A Uniquely Entertaining Time-Travel Tale
Cassandra in Reverse by Holly Smale is a twist-filled time-travel story that's like Groundhog Day meets Sliding Doors.
Cassandra Penelope Dankworth is a creature of habit. She likes what she likes (museums, jumpsuits, her boyfriend, Will) and strongly dislikes what she doesn't (mess, change, her boss drinking out of her mug). Her life runs in a pleasing, predictable order…until now.
She's just been dumped.
She's just been fired.
Her local café has run out of banana muffins.
Then, something truly unexpected happens: Cassie discovers she can go back and change the past. One small rewind at a time, Cassie attempts to fix the life she accidentally obliterated, but soon she'll discover she's trying to fix all the wrong things.
Cassandra was chosen for Reese Witherspoon's Book Club back in June, and Reese wrote:
"This super charming and witty novel is about main character Cassie who is stuck in a time loop while trying to fix the third worst day of her life. You may THINK you know what’s going on... but keep reading!!"
- Reese Witherspoon
From my past reviews of things like Timeless, Terminator, and (most recently) Lost in Time, the regulars here will know that I have a soft spot for time travel stories. It probably isn't a surprise that I liked Cassandra, which puts a different spin on the usual tropes.
Though she initially finds herself reliving the same day over and over (ala the movie Groundhog Day), Cassie soon discovers that she has control over the time loop. She can zip back in time by minutes, days, or even weeks like a big rewind button for the last four months of her life (an oddly specific timeframe whose relevance unfolds over the course of the story.)
I love that Cassie doesn't immediately use this power for any of the stereotypical time travel things like getting rich or averting catastrophes. No, she uses it in hilariously mundane ways:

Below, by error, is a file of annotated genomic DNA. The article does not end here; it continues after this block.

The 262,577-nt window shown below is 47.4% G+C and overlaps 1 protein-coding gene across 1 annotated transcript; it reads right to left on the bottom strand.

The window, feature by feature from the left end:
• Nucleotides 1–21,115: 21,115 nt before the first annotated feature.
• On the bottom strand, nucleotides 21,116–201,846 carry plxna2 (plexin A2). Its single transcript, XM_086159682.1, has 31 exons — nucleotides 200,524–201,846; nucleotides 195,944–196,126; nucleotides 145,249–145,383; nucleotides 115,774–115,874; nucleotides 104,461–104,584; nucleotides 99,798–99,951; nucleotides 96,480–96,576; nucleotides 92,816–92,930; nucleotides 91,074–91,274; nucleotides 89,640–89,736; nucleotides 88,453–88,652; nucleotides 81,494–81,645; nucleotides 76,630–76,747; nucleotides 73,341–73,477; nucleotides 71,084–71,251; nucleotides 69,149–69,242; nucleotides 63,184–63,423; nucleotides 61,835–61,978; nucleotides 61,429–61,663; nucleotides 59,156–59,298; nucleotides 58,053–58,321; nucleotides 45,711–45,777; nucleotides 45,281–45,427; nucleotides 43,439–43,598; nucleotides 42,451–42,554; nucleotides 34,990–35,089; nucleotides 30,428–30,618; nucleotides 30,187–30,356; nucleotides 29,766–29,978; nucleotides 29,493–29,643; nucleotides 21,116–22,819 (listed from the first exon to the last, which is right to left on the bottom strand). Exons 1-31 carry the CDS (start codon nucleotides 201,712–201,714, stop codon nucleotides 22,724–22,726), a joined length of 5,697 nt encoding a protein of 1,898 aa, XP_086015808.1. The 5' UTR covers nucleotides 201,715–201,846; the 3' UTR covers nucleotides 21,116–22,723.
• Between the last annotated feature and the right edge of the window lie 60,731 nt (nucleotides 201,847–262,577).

I fall asleep on the tube and end up in Walthamstow. Undo.
I make it to work and send a press release with my client’s website spelled wrong to fifty journalists. Undo.
I drop a full bowl of porridge on my keyboard. Undo.
… and so on.
This conceit raises some interesting ethical dilemmas that the book doesn't shy away from. By giving herself endless do-overs, is Cassie just manipulating the people around her? Is she creating alternate timelines and leaving behind a mess for some other alt-Cassie to clean up?
Nowhere is this conundrum more evident than when Cassie tries to fix her relationship with the boyfriend who dumped her. At times she seems unhealthily obsessed with engineering the perfect meet-cute, first date, etc., and this does start to get a little tedious. But (without giving away any spoilers), it gets better. As Cassie tries repeatedly to fix the three main things that imploded on the day this all started (boyfriend, roommates, job), things begin to spiral out of control and she starts questioning whether she's doing the right thing at all.
Time travel morality aside, what I loved most about the story was Cassie herself. Her witty observations really made the story sing. Things like:
If the universe wanted somebody capable of fully exploring the furthest limits of time travel, it probably wouldn’t have picked me: a woman who has eaten the exact same breakfast every morning since she was six.
Earnest portrayals of neurodivergent protagonists are few and far between, and I appreciated that the story honestly depicted Cassie's challenges. Overwhelmed by sounds; befuddled by unwritten social rules; beholden to strict routines of food and clothing; driven mad by pointless work meetings—Cassie sees and experiences the world differently from those around her. Her struggles to fit in have resonated not only with other autistics, but also more broadly across the neurodivergent community. It's important to note, however, that these experiences are not universal. As Smale herself points out:
"This book does not represent autism, and neither I nor Cassie represent autistic people. We are simply individual voices in a choir of millions of amazing neurodivergent people, all with our own experiences, our own ways of seeing the world, our own ways of existing."
- Holly Smale
We can appreciate the story for making some folks feel represented, while also acknowledging that it doesn't (and couldn't possibly) represent everyone. It's great to see more diverse stories getting recognition. For me, at least, Cassandra was one of the most relatable things I've ever read.
Learn more about the book and Smale's experiences in this interview over on Amazon:
- Princess Power:
- Bechdel Test: Pass
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